• Pingback: Personal Competition and the Disciple of Christ | Church Sports Outreach | Sports Ministry | Recreation Ministry()

  • http://ontheirshoulders.com Aronutecht

    Tim,

    Great question.  Initially, I’d say that Paul does use athletic/competitive metaphores, so it isn’t all bad, but I think we are so saturated with a competitive mindset that we are oblivious to the negative drawbacks.  Like so many things, not an either/or, but a both/and.

    I will check out the link!  Thanks

  • http://twitter.com/jgangwish Jason Gangwish

    Great thoughts Aron, as always! I especially like what you say:

    “if I don’t intentionally find ways to push back against those influences, they will undercut my spiritual life, and my faithfulness to Christ….. But instead of nurturing these impulses I should be crucifying them.”

    When we pass over the conviction that sets in… when my competition isn’t being focused in the right direction to “move the ball on the field” for Jesus and His glory… it gets to be a slippery slope. What a great way to live out Romans 12 though, right?!

  • @KurtEarl14

    Great post. Our culture is becoming increasingly unaware of the ways in which we sin or are exposing ourselves to sin. As a coach at a Christian school my colleagues and I are constantly putting the concepts from this post in front of our athletes. In fact, I have an entire blog dedicated to the topic. http://compete4christ.blogspot.com

  • http://ontheirshoulders.com Aronutecht

    Thanks for your coments guys.

    Tim, the more I thought about your question today it seemed to me that Paul’s use of athletic metaphores is more self-oriented than others-oriented.  1 Cor. 9:27 for example is really more about bettering myself rather than beating someone else.  This would be in line with your idea in the link you posted here.  I like the idea of stiving together, instead of against, but I don’t know how many people would conceive of it that way.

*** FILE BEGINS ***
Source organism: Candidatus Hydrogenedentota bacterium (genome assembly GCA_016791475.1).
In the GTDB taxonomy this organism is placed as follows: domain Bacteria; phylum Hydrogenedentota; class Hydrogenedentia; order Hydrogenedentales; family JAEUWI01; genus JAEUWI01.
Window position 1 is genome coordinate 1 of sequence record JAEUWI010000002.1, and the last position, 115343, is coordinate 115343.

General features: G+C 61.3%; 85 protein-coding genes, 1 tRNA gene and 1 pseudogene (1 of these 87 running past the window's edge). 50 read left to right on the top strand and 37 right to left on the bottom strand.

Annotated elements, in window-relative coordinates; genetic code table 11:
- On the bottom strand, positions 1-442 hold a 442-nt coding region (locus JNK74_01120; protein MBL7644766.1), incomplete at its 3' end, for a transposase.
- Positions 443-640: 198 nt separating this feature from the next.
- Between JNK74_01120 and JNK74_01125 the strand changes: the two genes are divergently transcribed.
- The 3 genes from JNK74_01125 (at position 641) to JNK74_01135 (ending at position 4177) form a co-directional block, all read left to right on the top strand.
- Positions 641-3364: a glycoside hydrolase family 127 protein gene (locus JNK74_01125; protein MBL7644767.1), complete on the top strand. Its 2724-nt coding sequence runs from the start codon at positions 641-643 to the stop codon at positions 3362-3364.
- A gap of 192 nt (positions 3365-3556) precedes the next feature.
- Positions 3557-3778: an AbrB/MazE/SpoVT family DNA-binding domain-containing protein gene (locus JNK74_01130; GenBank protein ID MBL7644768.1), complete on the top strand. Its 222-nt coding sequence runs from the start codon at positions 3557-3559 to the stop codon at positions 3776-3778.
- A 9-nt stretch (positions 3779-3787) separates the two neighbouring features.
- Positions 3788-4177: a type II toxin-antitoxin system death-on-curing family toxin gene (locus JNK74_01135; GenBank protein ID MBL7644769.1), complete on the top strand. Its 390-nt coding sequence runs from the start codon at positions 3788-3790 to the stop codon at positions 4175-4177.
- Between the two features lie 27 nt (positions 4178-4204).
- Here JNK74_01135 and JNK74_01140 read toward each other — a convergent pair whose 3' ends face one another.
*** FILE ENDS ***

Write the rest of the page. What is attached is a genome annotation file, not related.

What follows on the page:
By contrast, Paul goes to great lengths to emphasize that we should build others up, Phil 2:3, even our enemies, Rom. 12:20  (both of which obviously reflect themes that Jesus talked about). 

    Perhaps the only place where competition (as its usually defined) stands is in regard to Satan and spiritual warfare.

    What do you guys think of how competition shows itself in areas of our life other than sports?

    • http://ontheirshoulders.com Aronutecht

      Metaphors… sorry.

    • Anonymous

      I think you make some good points here…Whether it’s sports or elsewhere, competition often provides a context for someone to establish their own glory.  By defeating/conquering, we can attain some sense of satisfaction and self-worth.  Of course, this is often sinful as Christ should be the only source of satisfaction and self-worth. 

      I think we can pursue competition in a Godly way though by pursuing God’s glory instead of our own.  Competition then becomes far less about winning or losing but a way to bring God fame.  

    • Anonymous

      I think you make some good points here…Whether it’s sports or elsewhere, competition often provides a context for someone to establish their own glory.  By defeating/conquering, we can attain some sense of satisfaction and self-worth.  Of course, this is often sinful as Christ should be the only source of satisfaction and self-worth. 

      I think we can pursue competition in a Godly way though by pursuing God’s glory instead of our own.  Competition then becomes far less about winning or losing but a way to bring God fame.  

      • Kurt Earl

        Tim, I like the idea of competition being the pursuit of God’s glory. For me, it is even more helpful to remind myself that through competition I can be conformed to the image of Christ. Competition can be a tremendous tool for sanctification.